[ugrads] Seminar Talk on Tuesday, 12:45pm, RE 102
kaul at iit.edu
Mon Jan 14 11:23:11 CST 2019
Welcome to the new year and a new semester!
We have the first Discrete Math seminar talk of the semester (jointly with
Algebraic Statisitics seminar) *tomorrow, Tuesday, 1/15, at 12:45pm-1:45pm,
in RE 102.* *Billy Schwartz* will speak on his work related to statistical
models for dynamic (time-evolving) networks. Billy will make the talk
accessible to all with `` passing familiarity with basic probability,
linear algebra, and graph theory''. The talk will include ``a primer on
exponential families, Markov chains, and random networks''.
The details of the talk are given below.
I hope to see you there.
*Title: Permutation-uniform Markov chains on networks *
* William Schwatrz, IIT*
*Date:** Tuesday, 1/15, 12:45pm-1:45pm *
*Place**: RE 102*
In this talk I introduce a generic, statistical model of longitudinal/panel
network data analyzable with existing tools for popular, single-observation
network models. The existing network models have been used since the 1980s
to describe social networks of a fixed set of people whose friendships
change over time, analogous to logistic regression where the regressors
describe the network structure. The new model simplifies the analysis of
some network and autoregressive models existing in the literature, and
facilitates my introduction of a new network model.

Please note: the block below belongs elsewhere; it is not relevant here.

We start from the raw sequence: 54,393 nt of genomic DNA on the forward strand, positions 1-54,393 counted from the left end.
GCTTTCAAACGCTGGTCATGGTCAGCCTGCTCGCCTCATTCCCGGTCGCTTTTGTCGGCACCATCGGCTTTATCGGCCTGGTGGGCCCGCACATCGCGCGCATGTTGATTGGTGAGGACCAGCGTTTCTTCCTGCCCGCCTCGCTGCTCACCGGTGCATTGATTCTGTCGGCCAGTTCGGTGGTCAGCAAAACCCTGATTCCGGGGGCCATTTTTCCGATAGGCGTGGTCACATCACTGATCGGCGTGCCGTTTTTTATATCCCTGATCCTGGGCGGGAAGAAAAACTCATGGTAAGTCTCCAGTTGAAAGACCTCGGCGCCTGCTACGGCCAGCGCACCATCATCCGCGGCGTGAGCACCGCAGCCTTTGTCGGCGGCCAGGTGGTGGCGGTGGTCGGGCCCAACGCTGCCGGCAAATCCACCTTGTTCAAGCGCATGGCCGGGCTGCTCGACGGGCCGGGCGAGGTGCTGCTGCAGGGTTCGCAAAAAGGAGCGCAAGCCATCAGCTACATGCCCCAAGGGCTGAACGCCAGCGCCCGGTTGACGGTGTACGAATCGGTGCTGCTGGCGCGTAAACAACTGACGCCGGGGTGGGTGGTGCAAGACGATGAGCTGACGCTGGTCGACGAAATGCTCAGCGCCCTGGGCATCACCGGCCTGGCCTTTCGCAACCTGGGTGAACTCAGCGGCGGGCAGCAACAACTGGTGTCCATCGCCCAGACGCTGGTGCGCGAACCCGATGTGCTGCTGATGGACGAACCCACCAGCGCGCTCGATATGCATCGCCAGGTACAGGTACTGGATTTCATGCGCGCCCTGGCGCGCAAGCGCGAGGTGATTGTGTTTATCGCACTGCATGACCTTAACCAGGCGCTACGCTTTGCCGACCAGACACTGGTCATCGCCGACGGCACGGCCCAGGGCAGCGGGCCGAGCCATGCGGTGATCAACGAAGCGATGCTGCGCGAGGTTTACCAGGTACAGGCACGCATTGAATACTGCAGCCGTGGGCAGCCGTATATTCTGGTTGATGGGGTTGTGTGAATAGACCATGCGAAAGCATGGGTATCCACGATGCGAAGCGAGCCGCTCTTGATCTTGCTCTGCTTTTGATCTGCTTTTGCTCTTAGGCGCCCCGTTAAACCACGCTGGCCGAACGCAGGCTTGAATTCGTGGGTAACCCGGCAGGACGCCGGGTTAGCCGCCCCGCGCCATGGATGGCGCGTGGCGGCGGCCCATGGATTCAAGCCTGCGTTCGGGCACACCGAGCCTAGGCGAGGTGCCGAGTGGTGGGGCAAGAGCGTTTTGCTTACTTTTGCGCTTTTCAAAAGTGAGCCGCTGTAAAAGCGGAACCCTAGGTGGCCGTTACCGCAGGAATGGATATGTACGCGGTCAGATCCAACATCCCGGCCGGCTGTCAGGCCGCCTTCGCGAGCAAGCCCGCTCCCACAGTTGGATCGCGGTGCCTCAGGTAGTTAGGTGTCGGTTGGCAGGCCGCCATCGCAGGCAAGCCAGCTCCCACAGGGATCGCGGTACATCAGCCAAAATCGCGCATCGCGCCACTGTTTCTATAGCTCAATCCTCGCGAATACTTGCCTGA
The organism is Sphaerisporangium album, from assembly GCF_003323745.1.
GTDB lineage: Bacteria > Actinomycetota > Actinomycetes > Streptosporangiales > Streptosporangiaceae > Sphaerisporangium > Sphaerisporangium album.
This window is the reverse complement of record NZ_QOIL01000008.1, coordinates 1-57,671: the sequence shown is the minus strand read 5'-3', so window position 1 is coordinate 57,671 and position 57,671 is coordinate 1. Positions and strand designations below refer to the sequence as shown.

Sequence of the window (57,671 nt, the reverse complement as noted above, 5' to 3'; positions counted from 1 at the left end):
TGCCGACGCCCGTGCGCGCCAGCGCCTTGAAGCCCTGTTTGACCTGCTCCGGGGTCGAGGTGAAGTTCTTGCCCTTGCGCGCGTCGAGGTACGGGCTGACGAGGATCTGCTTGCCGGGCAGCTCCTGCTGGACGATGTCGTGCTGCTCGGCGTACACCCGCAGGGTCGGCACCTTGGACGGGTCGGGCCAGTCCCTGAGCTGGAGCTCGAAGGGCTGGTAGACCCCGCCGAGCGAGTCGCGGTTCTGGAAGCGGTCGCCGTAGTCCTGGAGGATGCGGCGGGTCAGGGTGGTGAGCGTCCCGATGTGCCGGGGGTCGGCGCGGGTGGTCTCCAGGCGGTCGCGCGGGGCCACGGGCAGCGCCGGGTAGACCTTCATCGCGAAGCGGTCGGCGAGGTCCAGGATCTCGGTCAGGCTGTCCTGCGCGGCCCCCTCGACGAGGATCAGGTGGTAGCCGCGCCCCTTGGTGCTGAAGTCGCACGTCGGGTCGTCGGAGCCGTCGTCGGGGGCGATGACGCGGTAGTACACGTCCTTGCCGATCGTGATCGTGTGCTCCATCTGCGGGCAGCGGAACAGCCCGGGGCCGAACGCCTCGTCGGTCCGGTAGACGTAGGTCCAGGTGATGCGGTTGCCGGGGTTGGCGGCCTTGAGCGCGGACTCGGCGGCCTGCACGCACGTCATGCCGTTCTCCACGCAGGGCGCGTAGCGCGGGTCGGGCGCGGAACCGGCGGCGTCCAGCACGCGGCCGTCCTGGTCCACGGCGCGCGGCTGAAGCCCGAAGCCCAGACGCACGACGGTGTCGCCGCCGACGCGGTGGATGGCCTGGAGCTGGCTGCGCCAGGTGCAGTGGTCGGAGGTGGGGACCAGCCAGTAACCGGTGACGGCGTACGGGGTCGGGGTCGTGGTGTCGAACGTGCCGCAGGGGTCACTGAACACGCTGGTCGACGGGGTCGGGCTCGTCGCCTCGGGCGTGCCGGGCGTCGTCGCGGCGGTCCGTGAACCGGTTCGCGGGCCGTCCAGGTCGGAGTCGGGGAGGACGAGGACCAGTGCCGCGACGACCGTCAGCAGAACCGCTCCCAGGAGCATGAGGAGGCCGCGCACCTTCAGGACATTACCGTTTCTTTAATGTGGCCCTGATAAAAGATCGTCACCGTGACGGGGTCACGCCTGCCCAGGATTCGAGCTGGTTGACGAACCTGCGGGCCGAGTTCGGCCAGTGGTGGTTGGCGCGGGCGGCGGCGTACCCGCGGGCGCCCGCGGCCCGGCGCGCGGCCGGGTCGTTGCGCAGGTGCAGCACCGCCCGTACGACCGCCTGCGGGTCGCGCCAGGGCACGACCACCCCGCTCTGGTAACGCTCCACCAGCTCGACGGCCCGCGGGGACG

The main modeling assumption is that the time series of network data is
generated by a Markov chain whose parameterized transition probabilities
have an ``exponential family'' form, which I will define in the talk. The
key insight is that when every row of a Markov chain's transition matrix is
a permutation of every other row, known as *permutation uniformity,*
composing those permutations with the Markov chain itself produces an IID
sequence of networks on the same nodes. This IID sequence can be viewed as
a single observation of a multigraph whose probability distribution has an
exponential family form with the same parameter as the transition
probabilities. Statistical inference on the multigraph using existing ERGM
(exponential random graph model) theory is valid for and interpretable in
terms of the original network time series. In particular, the data storage
requirements for the model are much smaller than for general models of
Markov chains of networks.
Associate Professor of Applied Mathematics
Co-Director, Graduate Program on Decision Sciences (CDSOR)
Illinois Institute of Technology
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